Accession Number : ADA300049

Title :   Military Ascendancy, Civilian Disinterest: Contemporary Civil-Military Relations in America.

Descriptive Note : Monograph,

Corporate Author : ARMY COMMAND AND GENERAL STAFF COLL FORT LEAVENWORTH KS SCHOOL OF ADVANCED MIL ITARY STUDIES

Personal Author(s) : Knightly, William S.

PDF Url : ADA300049

Report Date : 19 MAY 1995

Pagination or Media Count : 71

Abstract : Numerous contemporary political and military observers have suggested that there are profound problems in contemporary American civil-military relations. Some have even suggested that there is in fact a 'crisis' in civil-military relations. Base closings, the departure of ROTC from college campuses and the general geographic retreat of the military from large portions of the country are reducing the opportunity for civil-military contact. Large numbers of meritocratic civilians are currently assuming leadership positions in all levels of the federal government. Members of this civilian merit class rarely serve in the military and hence may have little understanding of the military they supervise. Concurrent with the rise of the meritocracy, the Goldwater-Nichols Defense Reorganization Act has produced a highly sophisticated and centralized military establishment more willing to assert itself in strategic issues. This monograph examines these assertions and seeks to analyze their validity. The methodology consists of a review of the historic and political legacy that forms the traditional foundation of the country's concept of civilian control of the military. Special emphasis is placed on the influence of classical liberalism and the ideas of the Federalists and the Jeffersonians. The nation's emerging civilian meritocratic leadership class is examined along with it's ability to exercise effective control over a sophisticated military establishment. The character and background of the meritocracy is contrasted with the nature of the current U.S.military establishment. The conclusions reached in this monograph suggest that a genuine 'crisis' in civil-military relations does not exist.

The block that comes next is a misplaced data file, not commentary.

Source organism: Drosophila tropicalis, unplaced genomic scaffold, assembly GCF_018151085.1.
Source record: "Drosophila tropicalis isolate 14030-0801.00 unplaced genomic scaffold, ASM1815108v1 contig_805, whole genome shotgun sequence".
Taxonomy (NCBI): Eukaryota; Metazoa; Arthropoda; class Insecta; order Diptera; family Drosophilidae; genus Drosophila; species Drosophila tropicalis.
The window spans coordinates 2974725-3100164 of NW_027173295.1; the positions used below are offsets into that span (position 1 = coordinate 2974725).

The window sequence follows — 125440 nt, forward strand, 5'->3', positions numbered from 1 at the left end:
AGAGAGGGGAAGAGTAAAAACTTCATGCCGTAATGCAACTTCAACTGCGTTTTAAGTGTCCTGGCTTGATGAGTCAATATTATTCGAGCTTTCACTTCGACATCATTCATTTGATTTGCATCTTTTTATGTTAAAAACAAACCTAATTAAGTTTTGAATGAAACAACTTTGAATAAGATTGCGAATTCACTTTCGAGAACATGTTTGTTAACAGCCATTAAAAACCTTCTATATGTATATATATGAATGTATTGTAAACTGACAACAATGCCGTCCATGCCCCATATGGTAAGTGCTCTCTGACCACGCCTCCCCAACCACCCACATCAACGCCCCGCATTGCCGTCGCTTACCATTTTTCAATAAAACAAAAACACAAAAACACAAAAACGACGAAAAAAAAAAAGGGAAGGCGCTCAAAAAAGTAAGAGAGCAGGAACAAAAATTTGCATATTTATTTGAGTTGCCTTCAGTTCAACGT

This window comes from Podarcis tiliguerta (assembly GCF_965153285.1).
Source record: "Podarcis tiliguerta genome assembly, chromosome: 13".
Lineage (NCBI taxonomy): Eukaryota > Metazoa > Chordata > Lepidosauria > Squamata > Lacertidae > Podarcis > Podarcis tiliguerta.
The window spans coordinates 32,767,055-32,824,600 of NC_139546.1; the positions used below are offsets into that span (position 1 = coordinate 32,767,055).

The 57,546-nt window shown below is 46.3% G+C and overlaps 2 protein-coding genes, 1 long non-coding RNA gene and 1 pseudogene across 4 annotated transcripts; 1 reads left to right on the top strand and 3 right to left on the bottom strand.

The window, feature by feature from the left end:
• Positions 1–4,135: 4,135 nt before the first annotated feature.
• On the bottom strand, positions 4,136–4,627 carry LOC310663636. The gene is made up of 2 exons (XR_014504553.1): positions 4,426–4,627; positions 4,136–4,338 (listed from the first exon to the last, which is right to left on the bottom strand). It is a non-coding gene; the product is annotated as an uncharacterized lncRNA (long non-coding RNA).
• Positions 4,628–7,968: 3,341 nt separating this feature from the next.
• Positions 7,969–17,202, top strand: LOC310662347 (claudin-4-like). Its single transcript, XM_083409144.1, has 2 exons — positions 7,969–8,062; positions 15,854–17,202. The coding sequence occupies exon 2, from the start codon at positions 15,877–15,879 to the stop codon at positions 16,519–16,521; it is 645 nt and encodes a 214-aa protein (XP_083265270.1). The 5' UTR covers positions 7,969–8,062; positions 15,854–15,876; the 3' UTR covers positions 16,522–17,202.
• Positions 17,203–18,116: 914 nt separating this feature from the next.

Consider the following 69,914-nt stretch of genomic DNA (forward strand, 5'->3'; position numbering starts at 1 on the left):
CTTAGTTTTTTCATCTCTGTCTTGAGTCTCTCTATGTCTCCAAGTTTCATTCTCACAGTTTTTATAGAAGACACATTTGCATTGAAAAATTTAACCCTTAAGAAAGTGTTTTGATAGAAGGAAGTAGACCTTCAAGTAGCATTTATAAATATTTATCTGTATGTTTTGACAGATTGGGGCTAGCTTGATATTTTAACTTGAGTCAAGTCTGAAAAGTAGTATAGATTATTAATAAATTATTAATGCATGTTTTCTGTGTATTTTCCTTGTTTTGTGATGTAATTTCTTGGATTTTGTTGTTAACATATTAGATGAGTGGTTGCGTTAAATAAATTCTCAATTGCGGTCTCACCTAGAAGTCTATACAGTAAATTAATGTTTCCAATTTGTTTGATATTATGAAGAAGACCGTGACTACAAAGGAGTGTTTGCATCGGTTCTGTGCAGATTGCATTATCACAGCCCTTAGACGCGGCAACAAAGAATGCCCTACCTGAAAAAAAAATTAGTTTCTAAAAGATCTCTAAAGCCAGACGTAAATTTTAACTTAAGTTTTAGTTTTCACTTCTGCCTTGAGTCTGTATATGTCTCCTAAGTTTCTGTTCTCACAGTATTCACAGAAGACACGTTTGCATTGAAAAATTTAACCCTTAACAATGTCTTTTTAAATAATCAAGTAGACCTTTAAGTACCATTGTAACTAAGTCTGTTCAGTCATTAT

Descriptors :   *MILITARY PERSONNEL, *CIVILIAN PERSONNEL, *INTERNATIONAL RELATIONS, *INTERPERSONAL RELATIONS, MILITARY FORCES(UNITED STATES), CONTROL, OBSERVERS, POLITICAL SCIENCE, UNITED STATES GOVERNMENT, LEADERSHIP, CENTRALIZED, RESERVE OFFICER TRAINING CORPS.

Subject Categories : Government and Political Science
      Military Forces and Organizations

Distribution Statement : APPROVED FOR PUBLIC RELEASE